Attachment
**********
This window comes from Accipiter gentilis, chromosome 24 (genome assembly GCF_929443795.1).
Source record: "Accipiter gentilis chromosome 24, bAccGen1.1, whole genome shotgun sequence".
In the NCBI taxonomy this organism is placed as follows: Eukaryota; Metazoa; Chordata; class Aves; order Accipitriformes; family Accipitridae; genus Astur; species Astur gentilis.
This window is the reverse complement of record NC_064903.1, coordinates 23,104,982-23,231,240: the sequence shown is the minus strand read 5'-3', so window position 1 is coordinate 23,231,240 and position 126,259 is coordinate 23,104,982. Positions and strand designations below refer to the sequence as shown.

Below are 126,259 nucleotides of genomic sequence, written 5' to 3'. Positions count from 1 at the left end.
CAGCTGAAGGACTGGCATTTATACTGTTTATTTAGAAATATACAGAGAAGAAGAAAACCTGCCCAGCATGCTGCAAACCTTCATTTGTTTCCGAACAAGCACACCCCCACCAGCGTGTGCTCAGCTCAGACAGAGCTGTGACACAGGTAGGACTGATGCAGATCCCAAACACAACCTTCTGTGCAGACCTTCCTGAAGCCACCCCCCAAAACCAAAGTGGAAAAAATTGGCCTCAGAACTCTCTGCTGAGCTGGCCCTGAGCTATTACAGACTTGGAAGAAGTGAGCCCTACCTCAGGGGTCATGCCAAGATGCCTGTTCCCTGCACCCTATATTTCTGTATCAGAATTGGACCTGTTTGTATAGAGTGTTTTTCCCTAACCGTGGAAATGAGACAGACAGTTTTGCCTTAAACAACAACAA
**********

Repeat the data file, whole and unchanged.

This window comes from Accipiter gentilis, chromosome 24 (genome assembly GCF_929443795.1).
Source record: "Accipiter gentilis chromosome 24, bAccGen1.1, whole genome shotgun sequence".
In the NCBI taxonomy this organism is placed as follows: Eukaryota; Metazoa; Chordata; class Aves; order Accipitriformes; family Accipitridae; genus Astur; species Astur gentilis.
This window is the reverse complement of record NC_064903.1, coordinates 23,104,982-23,231,240: the sequence shown is the minus strand read 5'-3', so window position 1 is coordinate 23,231,240 and position 126,259 is coordinate 23,104,982. Positions and strand designations below refer to the sequence as shown.

Below are 126,259 nucleotides of genomic sequence, written 5' to 3'. Positions count from 1 at the left end.
CAGCTGAAGGACTGGCATTTATACTGTTTATTTAGAAATATACAGAGAAGAAGAAAACCTGCCCAGCATGCTGCAAACCTTCATTTGTTTCCGAACAAGCACACCCCCACCAGCGTGTGCTCAGCTCAGACAGAGCTGTGACACAGGTAGGACTGATGCAGATCCCAAACACAACCTTCTGTGCAGACCTTCCTGAAGCCACCCCCCAAAACCAAAGTGGAAAAAATTGGCCTCAGAACTCTCTGCTGAGCTGGCCCTGAGCTATTACAGACTTGGAAGAAGTGAGCCCTACCTCAGGGGTCATGCCAAGATGCCTGTTCCCTGCACCCTATATTTCTGTATCAGAATTGGACCTGTTTGTATAGAGTGTTTTTCCCTAACCGTGGAAATGAGACAGACAGTTTTGCCTTAAACAACAACAA